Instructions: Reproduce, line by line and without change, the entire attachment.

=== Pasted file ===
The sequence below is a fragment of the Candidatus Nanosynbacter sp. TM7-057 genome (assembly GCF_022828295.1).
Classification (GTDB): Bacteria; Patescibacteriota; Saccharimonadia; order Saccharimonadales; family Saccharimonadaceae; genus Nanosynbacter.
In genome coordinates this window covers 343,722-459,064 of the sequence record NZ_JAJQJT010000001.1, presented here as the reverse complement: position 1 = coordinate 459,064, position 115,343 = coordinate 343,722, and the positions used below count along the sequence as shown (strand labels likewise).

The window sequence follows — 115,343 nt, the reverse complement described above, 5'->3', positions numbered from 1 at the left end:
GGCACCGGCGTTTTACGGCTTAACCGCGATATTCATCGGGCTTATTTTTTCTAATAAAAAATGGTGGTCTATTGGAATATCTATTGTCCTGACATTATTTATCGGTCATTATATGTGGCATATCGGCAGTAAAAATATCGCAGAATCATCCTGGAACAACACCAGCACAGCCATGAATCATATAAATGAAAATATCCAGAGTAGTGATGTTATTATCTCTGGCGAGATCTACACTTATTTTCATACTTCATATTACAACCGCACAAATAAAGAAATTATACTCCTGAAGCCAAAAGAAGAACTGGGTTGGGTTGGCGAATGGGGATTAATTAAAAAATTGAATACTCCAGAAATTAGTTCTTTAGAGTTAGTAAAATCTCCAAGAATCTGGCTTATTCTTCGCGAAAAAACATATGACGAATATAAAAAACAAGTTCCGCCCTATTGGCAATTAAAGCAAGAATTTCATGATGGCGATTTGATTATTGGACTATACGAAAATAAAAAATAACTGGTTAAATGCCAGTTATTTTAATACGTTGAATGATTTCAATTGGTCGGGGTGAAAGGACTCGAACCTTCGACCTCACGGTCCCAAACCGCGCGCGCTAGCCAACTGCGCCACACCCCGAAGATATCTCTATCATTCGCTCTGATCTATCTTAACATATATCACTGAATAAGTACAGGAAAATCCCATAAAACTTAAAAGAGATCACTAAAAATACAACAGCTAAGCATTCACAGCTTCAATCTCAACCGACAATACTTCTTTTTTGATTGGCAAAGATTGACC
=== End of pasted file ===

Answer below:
The sequence below is a fragment of the Candidatus Nanosynbacter sp. TM7-057 genome (assembly GCF_022828295.1).
Classification (GTDB): Bacteria; Patescibacteriota; Saccharimonadia; order Saccharimonadales; family Saccharimonadaceae; genus Nanosynbacter.
In genome coordinates this window covers 343,722-459,064 of the sequence record NZ_JAJQJT010000001.1, presented here as the reverse complement: position 1 = coordinate 459,064, position 115,343 = coordinate 343,722, and the positions used below count along the sequence as shown (strand labels likewise).

The window sequence follows — 115,343 nt, the reverse complement described above, 5'->3', positions numbered from 1 at the left end:
GGCACCGGCGTTTTACGGCTTAACCGCGATATTCATCGGGCTTATTTTTTCTAATAAAAAATGGTGGTCTATTGGAATATCTATTGTCCTGACATTATTTATCGGTCATTATATGTGGCATATCGGCAGTAAAAATATCGCAGAATCATCCTGGAACAACACCAGCACAGCCATGAATCATATAAATGAAAATATCCAGAGTAGTGATGTTATTATCTCTGGCGAGATCTACACTTATTTTCATACTTCATATTACAACCGCACAAATAAAGAAATTATACTCCTGAAGCCAAAAGAAGAACTGGGTTGGGTTGGCGAATGGGGATTAATTAAAAAATTGAATACTCCAGAAATTAGTTCTTTAGAGTTAGTAAAATCTCCAAGAATCTGGCTTATTCTTCGCGAAAAAACATATGACGAATATAAAAAACAAGTTCCGCCCTATTGGCAATTAAAGCAAGAATTTCATGATGGCGATTTGATTATTGGACTATACGAAAATAAAAAATAACTGGTTAAATGCCAGTTATTTTAATACGTTGAATGATTTCAATTGGTCGGGGTGAAAGGACTCGAACCTTCGACCTCACGGTCCCAAACCGCGCGCGCTAGCCAACTGCGCCACACCCCGAAGATATCTCTATCATTCGCTCTGATCTATCTTAACATATATCACTGAATAAGTACAGGAAAATCCCATAAAACTTAAAAGAGATCACTAAAAATACAACAGCTAAGCATTCACAGCTTCAATCTCAACCGACAATACTTCTTTTTTGATTGGCAAAGATTGACC